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Goodnight Songs: A Celebration of the Seasons by Margaret Wise Brown


Source: Sterling Children’s Books
Hardcover and CD, 36 pgs
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Goodnight Songs: A Celebration of the Seasons by Margaret Wise Brown is a collection of poems accompanied by beautiful images from 12 award-winning artists.  Brown’s verse is tailored to the sensibilities of children and their sense of wonderment about the world around them.  All but two of the poems in this collection have never been published because she died before they could be, but even though she died before publishing all of her writing, she had published about 100 books.  Many of these poems read like song lyrics.  Kids will be immediately engaged by the poems and their rhythm, but the images also are so vivid and beautiful.  Some them are reminiscent of pastel renderings.  The poems sing the praises of each season, and the artists’ renderings are so enchanting, and the book includes short biographies of each artist.  The accompanying CD of music brings these poems even further to life, and kids will love swaying and moving to the rhythm.  Some of these are very folksy, but with an undercurrent of country and pop.  Very versatile, as some are more soothing for night time activities.

Many of these read like spur-of-the-moment made-up lyrics, which is what children often do on their own from time to time.  Singing often gets them to do things they normally would be opposed to, such as cleaning up their messes.  Goodnight Songs: A Celebration of the Seasons by Margaret Wise Brown is an adorable collection of poems and songs that will entertain kids for some time, and Brown’s legacy lives on.  Another printing from Sterling Children’s books has a more wintery feel to it, but is a great companion for this copy.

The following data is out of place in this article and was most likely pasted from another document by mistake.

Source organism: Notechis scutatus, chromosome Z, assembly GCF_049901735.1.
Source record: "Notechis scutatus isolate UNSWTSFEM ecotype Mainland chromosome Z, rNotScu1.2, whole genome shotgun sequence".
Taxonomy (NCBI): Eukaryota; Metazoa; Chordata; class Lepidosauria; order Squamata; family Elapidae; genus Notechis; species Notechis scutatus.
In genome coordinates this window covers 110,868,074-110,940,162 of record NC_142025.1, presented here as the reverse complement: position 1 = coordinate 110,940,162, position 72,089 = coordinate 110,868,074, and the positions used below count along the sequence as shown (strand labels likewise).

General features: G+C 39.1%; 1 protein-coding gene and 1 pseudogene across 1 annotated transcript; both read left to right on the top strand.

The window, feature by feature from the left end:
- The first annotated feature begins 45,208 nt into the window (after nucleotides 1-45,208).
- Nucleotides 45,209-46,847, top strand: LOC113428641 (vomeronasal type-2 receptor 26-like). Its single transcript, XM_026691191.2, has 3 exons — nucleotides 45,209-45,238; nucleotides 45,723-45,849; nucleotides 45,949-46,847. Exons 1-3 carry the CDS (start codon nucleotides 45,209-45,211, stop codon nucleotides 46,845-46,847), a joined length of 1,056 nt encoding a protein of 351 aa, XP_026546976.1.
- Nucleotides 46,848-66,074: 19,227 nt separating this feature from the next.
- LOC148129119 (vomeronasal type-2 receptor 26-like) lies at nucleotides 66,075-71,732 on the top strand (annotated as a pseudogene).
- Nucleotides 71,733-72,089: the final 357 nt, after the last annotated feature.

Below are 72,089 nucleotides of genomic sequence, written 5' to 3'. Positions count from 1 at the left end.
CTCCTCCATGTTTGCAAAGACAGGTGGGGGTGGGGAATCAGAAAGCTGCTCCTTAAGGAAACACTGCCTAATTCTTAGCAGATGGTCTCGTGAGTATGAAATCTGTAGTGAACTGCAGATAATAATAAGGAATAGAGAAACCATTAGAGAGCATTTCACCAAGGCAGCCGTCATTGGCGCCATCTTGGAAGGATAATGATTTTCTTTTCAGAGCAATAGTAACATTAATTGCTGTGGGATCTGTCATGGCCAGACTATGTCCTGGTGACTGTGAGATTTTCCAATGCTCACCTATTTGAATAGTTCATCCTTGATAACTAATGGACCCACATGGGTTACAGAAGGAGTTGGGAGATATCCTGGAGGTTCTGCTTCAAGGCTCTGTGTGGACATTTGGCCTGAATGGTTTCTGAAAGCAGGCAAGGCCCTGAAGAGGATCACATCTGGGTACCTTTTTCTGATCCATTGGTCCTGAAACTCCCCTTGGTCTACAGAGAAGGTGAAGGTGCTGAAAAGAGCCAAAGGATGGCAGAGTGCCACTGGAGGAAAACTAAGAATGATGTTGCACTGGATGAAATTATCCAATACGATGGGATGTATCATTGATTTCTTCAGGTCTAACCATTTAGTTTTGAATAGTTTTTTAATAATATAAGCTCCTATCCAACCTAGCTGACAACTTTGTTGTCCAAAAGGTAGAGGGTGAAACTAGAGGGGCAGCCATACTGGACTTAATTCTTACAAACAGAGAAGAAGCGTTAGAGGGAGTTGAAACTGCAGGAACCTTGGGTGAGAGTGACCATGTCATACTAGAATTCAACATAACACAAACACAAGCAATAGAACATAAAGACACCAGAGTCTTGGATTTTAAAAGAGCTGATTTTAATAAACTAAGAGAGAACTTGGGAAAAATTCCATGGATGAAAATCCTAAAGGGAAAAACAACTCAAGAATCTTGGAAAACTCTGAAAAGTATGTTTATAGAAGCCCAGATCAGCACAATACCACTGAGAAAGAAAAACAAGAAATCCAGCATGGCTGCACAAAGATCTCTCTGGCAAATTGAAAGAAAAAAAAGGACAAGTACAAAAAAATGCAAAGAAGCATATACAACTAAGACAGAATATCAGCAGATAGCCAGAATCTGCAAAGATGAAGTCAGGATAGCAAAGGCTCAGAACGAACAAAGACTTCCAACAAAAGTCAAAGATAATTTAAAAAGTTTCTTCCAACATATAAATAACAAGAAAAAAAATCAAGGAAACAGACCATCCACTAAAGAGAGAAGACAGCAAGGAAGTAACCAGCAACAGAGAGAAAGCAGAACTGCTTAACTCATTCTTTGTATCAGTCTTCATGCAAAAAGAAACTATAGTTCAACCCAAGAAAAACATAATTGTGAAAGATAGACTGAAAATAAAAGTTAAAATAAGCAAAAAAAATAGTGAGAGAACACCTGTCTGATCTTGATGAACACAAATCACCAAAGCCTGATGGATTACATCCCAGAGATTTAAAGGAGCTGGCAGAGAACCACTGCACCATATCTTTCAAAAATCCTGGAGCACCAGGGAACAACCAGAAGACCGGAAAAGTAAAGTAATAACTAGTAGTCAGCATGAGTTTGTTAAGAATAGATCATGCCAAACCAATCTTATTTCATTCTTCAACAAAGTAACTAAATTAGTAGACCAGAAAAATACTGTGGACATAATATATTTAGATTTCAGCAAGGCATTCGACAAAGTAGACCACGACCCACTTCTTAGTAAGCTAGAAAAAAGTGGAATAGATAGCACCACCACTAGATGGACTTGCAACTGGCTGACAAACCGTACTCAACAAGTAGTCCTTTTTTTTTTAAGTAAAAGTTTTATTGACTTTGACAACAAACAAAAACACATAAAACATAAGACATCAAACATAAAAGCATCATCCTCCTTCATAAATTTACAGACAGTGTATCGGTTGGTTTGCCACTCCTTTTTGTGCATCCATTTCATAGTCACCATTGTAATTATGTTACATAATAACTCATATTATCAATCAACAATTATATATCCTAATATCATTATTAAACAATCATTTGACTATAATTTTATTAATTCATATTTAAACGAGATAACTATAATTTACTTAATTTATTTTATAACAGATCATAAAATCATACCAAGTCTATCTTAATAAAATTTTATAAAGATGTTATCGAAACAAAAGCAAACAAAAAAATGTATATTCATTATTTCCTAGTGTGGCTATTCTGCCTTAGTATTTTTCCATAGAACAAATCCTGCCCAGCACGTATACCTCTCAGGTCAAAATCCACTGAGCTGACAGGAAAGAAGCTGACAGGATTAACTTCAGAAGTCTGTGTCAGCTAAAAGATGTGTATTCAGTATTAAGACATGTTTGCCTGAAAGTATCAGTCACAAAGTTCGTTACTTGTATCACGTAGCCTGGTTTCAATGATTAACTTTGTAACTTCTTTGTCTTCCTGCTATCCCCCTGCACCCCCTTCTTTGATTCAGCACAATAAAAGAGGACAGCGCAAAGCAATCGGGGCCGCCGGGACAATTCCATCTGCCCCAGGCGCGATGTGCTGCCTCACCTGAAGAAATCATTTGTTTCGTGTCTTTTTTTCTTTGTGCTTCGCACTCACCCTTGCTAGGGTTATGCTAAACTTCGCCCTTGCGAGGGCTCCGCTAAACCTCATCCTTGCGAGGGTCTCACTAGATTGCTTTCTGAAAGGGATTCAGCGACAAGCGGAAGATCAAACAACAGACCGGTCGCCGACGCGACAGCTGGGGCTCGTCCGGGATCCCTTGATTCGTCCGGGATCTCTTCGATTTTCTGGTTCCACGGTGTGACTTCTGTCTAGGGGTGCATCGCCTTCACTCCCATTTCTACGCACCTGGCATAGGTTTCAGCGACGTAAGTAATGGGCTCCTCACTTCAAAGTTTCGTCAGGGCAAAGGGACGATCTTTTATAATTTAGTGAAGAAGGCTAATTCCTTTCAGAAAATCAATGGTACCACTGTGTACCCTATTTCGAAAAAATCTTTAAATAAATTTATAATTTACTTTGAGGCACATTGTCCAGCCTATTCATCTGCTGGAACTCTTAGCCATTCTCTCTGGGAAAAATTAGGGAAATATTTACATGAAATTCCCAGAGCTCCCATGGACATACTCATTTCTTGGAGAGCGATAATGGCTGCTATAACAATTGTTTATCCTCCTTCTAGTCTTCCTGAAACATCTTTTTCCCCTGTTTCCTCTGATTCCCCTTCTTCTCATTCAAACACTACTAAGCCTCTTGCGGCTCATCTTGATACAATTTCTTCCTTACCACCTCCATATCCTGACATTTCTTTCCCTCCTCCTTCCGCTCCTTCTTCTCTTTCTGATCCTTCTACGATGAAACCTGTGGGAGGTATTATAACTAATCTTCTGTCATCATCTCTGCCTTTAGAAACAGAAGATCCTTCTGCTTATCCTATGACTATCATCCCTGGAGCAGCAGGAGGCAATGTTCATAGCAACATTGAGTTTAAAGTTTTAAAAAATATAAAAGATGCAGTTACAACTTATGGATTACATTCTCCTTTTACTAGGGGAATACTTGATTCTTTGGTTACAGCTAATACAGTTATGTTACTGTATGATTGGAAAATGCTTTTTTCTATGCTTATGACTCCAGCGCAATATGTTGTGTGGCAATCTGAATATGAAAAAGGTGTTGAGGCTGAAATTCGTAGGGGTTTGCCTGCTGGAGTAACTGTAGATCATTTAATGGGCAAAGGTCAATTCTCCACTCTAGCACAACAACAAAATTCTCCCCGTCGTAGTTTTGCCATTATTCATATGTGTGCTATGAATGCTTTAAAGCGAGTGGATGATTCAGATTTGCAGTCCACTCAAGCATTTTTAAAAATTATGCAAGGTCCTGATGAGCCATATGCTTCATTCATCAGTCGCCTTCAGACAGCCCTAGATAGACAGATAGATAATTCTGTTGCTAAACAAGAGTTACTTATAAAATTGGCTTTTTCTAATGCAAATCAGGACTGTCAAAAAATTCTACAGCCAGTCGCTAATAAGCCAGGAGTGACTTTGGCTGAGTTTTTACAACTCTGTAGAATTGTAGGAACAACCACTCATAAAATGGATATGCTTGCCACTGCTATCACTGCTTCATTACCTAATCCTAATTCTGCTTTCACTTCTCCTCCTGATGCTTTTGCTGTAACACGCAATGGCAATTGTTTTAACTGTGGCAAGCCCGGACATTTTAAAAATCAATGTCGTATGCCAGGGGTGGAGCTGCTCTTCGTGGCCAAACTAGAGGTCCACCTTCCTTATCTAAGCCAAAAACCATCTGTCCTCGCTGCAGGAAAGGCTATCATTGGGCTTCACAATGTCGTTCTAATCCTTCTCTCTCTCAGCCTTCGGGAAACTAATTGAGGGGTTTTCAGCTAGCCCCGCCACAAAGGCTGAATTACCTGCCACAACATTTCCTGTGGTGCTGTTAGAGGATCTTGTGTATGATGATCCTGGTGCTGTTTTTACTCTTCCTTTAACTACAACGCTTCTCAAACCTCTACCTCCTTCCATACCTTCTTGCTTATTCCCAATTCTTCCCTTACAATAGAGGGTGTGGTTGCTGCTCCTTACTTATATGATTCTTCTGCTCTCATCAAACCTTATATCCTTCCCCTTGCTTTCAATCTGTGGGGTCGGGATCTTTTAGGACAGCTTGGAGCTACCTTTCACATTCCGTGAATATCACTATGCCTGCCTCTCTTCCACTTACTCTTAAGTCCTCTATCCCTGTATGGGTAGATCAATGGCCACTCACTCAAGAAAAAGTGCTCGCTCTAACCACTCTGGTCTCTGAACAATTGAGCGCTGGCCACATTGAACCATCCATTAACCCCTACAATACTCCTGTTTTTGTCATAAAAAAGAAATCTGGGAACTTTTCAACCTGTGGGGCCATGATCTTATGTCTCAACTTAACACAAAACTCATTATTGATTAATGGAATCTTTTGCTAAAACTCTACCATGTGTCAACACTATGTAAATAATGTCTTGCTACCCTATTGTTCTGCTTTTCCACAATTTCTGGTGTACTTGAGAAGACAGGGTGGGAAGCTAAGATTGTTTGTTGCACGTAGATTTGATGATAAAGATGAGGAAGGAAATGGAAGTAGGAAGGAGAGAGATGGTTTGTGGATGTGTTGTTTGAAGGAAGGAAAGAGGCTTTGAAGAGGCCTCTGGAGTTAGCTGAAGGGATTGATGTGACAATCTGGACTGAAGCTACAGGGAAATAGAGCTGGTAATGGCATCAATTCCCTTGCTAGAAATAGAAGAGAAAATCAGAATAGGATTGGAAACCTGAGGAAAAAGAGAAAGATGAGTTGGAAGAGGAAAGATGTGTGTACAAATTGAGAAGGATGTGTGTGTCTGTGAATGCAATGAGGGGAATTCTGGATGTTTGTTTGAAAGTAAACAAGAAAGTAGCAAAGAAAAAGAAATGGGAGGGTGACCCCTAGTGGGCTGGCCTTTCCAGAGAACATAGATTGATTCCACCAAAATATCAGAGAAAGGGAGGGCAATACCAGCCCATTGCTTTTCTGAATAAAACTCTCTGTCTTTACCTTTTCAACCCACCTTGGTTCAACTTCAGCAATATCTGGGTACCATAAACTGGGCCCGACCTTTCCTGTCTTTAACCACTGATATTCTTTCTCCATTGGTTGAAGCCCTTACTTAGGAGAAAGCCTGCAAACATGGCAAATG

About the Author:

Margaret Wise Brown wrote hundreds of books and stories during her life, but she is best known for Goodnight Moon and Runaway Bunny. Even though she died over 45 years ago, her books still sell very well. Margaret loved animals. Most of her books have animals as characters in the story. She liked to write books that had a rhythm to them. Sometimes she would put a hard word into the story or poem. She thought this made children think harder when they are reading. She wrote all the time. There are many scraps of paper where she quickly wrote down a story idea or a poem. She said she dreamed stories and then had to write them down in the morning before she forgot them. She tried to write the way children wanted to hear a story, which often isn’t the same way an adult would tell a story. She also taught illustrators to draw the way a child saw things.

Red Sox Rhymes: Verses and Curses by Dick Flavin

Source: William Morrow
Hardcover, 224 pgs
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Red Sox Rhymes: Verses and Curses by Dick Flavin is chock full of historical information about the team and the players from the team, particularly the World Series winning teams and Ted Williams. Flavin is an icon often associated with the Red Sox, and this book dubs him the “Boston Red Sox Poet Laureate,” and he is that.  Flavin’s got some great poems in this collection that not only chronicle the hardships from a fan’s point of view, but also from that of the players’ points of view.  There is the curse of the Bambino, the plight of Jackie Robinson who loved the game more than anything, and the ins and outs of the historic field.  Let’s not forget the enigmatic Manny Ramirez.

From "The Ring" (pg. 35)

My God, I've got a Series ring,
      Please, do not wisecrack.